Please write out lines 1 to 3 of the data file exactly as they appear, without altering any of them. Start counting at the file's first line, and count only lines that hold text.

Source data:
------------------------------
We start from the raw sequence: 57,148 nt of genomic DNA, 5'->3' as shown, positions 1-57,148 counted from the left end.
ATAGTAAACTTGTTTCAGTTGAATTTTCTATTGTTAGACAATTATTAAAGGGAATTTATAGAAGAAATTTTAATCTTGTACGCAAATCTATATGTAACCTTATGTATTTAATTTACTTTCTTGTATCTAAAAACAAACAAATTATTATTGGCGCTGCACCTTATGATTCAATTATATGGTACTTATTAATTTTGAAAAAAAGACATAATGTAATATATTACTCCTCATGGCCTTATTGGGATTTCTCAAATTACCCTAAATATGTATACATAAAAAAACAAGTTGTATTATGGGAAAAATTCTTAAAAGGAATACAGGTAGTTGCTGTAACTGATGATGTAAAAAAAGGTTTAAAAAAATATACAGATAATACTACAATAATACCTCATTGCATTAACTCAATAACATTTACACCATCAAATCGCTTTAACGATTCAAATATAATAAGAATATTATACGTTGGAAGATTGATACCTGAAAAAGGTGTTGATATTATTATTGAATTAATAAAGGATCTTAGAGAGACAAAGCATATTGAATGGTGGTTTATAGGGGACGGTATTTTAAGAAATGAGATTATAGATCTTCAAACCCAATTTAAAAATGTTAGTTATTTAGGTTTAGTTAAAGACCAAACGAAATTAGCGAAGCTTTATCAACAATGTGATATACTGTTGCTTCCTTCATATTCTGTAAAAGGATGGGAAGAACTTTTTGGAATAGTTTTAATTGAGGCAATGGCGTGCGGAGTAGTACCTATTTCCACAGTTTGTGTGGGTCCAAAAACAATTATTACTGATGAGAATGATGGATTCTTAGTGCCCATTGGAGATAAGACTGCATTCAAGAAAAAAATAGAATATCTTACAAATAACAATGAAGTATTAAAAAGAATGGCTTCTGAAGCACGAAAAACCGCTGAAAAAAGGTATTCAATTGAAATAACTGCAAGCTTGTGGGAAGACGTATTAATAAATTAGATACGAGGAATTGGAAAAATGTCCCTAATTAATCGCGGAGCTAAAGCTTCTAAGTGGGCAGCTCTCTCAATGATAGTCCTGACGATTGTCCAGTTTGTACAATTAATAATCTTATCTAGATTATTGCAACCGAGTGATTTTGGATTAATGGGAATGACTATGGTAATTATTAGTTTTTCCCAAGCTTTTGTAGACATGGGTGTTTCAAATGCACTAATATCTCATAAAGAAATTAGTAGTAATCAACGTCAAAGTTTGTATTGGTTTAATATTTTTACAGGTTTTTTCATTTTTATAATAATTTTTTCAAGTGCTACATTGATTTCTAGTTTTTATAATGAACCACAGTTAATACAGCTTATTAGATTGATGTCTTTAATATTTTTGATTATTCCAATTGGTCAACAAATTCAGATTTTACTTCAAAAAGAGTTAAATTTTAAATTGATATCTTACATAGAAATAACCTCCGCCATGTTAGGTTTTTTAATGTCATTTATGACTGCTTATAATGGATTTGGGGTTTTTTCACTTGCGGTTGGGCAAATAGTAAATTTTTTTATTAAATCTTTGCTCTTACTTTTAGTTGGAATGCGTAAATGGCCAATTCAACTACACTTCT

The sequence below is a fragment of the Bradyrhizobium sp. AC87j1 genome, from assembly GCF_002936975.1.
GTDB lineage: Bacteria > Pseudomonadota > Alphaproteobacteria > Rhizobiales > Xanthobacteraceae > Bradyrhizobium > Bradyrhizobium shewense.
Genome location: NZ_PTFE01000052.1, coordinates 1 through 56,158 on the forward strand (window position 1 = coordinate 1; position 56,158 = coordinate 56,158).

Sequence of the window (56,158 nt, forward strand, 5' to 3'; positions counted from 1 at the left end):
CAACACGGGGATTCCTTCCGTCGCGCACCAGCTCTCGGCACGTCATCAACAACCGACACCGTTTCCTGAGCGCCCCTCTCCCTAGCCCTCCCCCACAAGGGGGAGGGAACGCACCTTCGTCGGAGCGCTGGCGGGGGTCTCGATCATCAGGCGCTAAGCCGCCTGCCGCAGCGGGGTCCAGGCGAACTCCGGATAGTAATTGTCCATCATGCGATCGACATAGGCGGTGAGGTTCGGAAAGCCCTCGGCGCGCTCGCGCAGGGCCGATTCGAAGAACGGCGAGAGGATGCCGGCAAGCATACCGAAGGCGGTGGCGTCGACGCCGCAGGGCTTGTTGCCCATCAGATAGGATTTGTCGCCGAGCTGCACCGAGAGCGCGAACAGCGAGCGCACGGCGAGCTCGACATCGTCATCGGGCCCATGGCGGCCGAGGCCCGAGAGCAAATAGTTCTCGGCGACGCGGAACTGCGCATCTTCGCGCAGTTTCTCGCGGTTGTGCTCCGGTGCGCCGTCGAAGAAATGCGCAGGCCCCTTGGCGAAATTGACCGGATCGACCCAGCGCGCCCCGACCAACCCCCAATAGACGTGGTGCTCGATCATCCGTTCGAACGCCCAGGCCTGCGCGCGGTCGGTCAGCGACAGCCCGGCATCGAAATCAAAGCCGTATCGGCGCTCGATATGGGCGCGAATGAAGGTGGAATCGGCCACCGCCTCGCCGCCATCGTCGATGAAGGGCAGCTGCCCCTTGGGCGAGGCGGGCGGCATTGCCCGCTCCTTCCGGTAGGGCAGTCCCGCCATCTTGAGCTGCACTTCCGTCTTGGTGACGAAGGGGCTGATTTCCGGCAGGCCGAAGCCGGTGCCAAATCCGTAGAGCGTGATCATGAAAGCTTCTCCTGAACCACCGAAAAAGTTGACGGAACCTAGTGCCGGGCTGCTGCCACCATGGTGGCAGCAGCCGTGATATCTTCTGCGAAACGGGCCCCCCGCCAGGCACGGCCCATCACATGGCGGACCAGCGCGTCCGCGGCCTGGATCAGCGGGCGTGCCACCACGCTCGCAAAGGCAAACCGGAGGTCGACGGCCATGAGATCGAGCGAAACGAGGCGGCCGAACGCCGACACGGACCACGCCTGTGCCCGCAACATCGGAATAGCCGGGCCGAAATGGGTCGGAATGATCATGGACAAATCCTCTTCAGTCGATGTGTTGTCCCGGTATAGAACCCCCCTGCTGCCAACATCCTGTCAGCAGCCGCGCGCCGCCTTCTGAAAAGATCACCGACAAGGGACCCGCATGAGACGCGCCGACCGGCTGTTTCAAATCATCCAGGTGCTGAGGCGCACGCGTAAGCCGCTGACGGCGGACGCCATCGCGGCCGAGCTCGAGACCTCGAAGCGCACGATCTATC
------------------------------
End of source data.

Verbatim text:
We start from the raw sequence: 57,148 nt of genomic DNA, 5'->3' as shown, positions 1-57,148 counted from the left end.
ATAGTAAACTTGTTTCAGTTGAATTTTCTATTGTTAGACAATTATTAAAGGGAATTTATAGAAGAAATTTTAATCTTGTACGCAAATCTATATGTAACCTTATGTATTTAATTTACTTTCTTGTATCTAAAAACAAACAAATTATTATTGGCGCTGCACCTTATGATTCAATTATATGGTACTTATTAATTTTGAAAAAAAGACATAATGTAATATATTACTCCTCATGGCCTTATTGGGATTTCTCAAATTACCCTAAATATGTATACATAAAAAAACAAGTTGTATTATGGGAAAAATTCTTAAAAGGAATACAGGTAGTTGCTGTAACTGATGATGTAAAAAAAGGTTTAAAAAAATATACAGATAATACTACAATAATACCTCATTGCATTAACTCAATAACATTTACACCATCAAATCGCTTTAACGATTCAAATATAATAAGAATATTATACGTTGGAAGATTGATACCTGAAAAAGGTGTTGATATTATTATTGAATTAATAAAGGATCTTAGAGAGACAAAGCATATTGAATGGTGGTTTATAGGGGACGGTATTTTAAGAAATGAGATTATAGATCTTCAAACCCAATTTAAAAATGTTAGTTATTTAGGTTTAGTTAAAGACCAAACGAAATTAGCGAAGCTTTATCAACAATGTGATATACTGTTGCTTCCTTCATATTCTGTAAAAGGATGGGAAGAACTTTTTGGAATAGTTTTAATTGAGGCAATGGCGTGCGGAGTAGTACCTATTTCCACAGTTTGTGTGGGTCCAAAAACAATTATTACTGATGAGAATGATGGATTCTTAGTGCCCATTGGAGATAAGACTGCATTCAAGAAAAAAATAGAATATCTTACAAATAACAATGAAGTATTAAAAAGAATGGCTTCTGAAGCACGAAAAACCGCTGAAAAAAGGTATTCAATTGAAATAACTGCAAGCTTGTGGGAAGACGTATTAATAAATTAGATACGAGGAATTGGAAAAATGTCCCTAATTAATCGCGGAGCTAAAGCTTCTAAGTGGGCAGCTCTCTCAATGATAGTCCTGACGATTGTCCAGTTTGTACAATTAATAATCTTATCTAGATTATTGCAACCGAGTGATTTTGGATTAATGGGAATGACTATGGTAATTATTAGTTTTTCCCAAGCTTTTGTAGACATGGGTGTTTCAAATGCACTAATATCTCATAAAGAAATTAGTAGTAATCAACGTCAAAGTTTGTATTGGTTTAATATTTTTACAGGTTTTTTCATTTTTATAATAATTTTTTCAAGTGCTACATTGATTTCTAGTTTTTATAATGAACCACAGTTAATACAGCTTATTAGATTGATGTCTTTAATATTTTTGATTATTCCAATTGGTCAACAAATTCAGATTTTACTTCAAAAAGAGTTAAATTTTAAATTGATATCTTACATAGAAATAACCTCCGCCATGTTAGGTTTTTTAATGTCATTTATGACTGCTTATAATGGATTTGGGGTTTTTTCACTTGCGGTTGGGCAAATAGTAAATTTTTTTATTAAATCTTTGCTCTTACTTTTAGTTGGAATGCGTAAATGGCCAATTCAACTACACTTCT

The sequence below is a fragment of the Bradyrhizobium sp. AC87j1 genome, from assembly GCF_002936975.1.